The list of asserted patents and claims in the Amazon suit was further narrowed in 2020, starting with the court’s July order that IPA Technologies choose 30 claims to assert out of the 116 previously at issue. In late October 2020, Judge Andrews then directed the parties to brief the impact of a series of inter partes review decisions in which various claims from the asserted patents were invalidated. Two days later, IPA submitted a revised list of asserted claims that now included seven claims from the ‘115 patent that it had previously dropped but now sought to “reassert”. Amazon objected to that reassertion, and the court ruled in December that IPA Technologies could not do so—noting that the plaintiff would likely lack enough time at trial to present the claims already at issue. Judge Andrews further held that no prejudice would likely result from this exclusion, observing that “if these additional and different limitations were all that important, [he] would have expected IPA to assert them earlier”. In June 2021, IPA again narrowed its list of asserted claims, dropping the ‘128 patent entirely and limiting those still at issue for the ‘115 patent (to claims 10, 29, 34, 35, and 38) and the ‘560 patent (to claims 28 and 50).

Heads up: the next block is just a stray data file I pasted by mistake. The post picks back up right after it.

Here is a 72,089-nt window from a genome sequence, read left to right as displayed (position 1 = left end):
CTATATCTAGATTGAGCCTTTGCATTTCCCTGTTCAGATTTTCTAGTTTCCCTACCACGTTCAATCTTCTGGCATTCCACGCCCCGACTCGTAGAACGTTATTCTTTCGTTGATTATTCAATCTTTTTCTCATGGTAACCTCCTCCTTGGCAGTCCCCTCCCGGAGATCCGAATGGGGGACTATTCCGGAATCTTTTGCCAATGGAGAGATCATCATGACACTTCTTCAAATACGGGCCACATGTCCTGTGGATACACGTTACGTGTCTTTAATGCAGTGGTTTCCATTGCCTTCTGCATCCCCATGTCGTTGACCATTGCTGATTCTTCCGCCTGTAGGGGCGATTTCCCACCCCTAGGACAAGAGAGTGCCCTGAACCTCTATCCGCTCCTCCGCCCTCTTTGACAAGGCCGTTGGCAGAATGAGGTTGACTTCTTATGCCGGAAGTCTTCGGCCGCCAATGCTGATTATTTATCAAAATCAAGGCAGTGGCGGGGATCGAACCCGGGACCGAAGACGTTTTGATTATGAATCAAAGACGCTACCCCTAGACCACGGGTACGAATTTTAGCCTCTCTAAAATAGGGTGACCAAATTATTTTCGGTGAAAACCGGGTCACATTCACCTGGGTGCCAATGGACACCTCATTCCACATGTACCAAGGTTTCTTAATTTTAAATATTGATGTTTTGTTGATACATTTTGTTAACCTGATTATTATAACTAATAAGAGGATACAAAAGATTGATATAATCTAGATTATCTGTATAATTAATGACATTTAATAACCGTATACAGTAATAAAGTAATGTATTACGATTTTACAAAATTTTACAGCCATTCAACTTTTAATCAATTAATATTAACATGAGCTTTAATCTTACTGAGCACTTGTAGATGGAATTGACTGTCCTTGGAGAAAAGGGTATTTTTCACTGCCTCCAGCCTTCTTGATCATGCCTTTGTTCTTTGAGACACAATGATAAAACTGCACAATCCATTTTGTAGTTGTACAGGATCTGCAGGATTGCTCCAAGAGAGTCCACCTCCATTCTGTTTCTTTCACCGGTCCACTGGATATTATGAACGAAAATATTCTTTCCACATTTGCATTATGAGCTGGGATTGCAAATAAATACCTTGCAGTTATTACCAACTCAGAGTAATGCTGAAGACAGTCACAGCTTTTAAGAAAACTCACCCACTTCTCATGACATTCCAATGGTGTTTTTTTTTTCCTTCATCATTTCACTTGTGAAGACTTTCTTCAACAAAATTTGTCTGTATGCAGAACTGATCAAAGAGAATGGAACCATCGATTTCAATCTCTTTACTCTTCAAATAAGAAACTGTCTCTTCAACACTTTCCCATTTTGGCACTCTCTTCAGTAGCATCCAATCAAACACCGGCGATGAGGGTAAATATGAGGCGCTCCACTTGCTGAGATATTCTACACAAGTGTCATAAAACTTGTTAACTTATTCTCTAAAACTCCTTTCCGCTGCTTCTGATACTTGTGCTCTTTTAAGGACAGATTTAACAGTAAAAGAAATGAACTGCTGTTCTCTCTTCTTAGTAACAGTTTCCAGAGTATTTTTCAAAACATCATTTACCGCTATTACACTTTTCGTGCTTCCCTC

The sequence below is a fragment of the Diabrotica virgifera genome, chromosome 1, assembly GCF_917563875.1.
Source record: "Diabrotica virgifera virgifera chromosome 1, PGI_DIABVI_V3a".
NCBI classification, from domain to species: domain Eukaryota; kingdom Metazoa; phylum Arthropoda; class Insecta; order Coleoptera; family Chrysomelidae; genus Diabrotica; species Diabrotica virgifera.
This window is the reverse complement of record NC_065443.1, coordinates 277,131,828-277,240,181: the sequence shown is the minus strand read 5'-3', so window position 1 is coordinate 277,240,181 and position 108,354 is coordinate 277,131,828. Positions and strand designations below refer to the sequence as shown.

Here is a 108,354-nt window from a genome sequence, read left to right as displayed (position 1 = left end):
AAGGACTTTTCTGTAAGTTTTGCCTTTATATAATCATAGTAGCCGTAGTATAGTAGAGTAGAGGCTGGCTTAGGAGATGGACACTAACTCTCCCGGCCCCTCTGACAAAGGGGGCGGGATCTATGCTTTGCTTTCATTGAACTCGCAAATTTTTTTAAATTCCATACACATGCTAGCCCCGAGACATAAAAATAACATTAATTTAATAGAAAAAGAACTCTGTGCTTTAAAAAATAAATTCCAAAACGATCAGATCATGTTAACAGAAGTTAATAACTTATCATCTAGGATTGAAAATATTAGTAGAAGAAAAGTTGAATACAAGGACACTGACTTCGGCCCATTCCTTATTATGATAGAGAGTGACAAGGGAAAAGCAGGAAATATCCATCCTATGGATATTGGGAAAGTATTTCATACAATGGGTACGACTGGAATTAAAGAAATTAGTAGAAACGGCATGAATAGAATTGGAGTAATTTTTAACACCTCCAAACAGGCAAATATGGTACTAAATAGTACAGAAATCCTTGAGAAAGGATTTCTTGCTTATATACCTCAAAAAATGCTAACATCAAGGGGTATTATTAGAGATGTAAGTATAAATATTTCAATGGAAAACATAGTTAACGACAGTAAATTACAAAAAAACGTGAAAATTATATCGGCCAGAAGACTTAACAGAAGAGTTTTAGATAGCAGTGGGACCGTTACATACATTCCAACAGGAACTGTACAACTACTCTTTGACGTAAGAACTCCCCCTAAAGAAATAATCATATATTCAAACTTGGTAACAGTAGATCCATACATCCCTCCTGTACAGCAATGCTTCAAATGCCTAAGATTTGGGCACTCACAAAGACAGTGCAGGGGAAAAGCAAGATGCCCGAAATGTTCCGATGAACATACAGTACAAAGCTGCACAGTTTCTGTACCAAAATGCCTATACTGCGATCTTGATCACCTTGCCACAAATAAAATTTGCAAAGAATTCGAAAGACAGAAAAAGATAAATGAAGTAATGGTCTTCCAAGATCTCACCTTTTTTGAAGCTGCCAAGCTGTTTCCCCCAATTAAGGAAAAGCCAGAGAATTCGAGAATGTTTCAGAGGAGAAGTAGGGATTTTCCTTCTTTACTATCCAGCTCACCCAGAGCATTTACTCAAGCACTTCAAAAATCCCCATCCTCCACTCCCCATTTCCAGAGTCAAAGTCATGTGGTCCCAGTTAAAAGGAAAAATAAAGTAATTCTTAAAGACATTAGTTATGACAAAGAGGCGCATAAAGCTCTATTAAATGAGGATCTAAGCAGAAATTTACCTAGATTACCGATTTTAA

Later that month, Amazon filed a motion for summary of noninfringement as to those remaining claims, focusing in part on the claimed “Open Agent Architecture” (or “OAA”), “in which various ‘autonomous electronic agents’ perform ‘cooperative task completion” with the help of a ‘facilitator’”. As characterized by Amazon, “the agents communicate with the facilitator and among themselves using ‘messages’ expressed in an ‘inter-agent communication language’ or ‘ICL,’ ensuring that ‘agents will speak the same language’”—with each asserted claim also requiring a “service request” expressed in the ICL. This ICL, the company emphasized, “is a key feature of the purported invention, and the only reason the examiner allowed the asserted patents”. But its Alexa assistant cannot possibly infringe the ‘115 and ‘560 patents, Amazon argued, because under the court’s construction of both “inter-agent language” and “ICL”—as “an interface, communication, and task coordination language”—Alexa does not contain an ICL at all.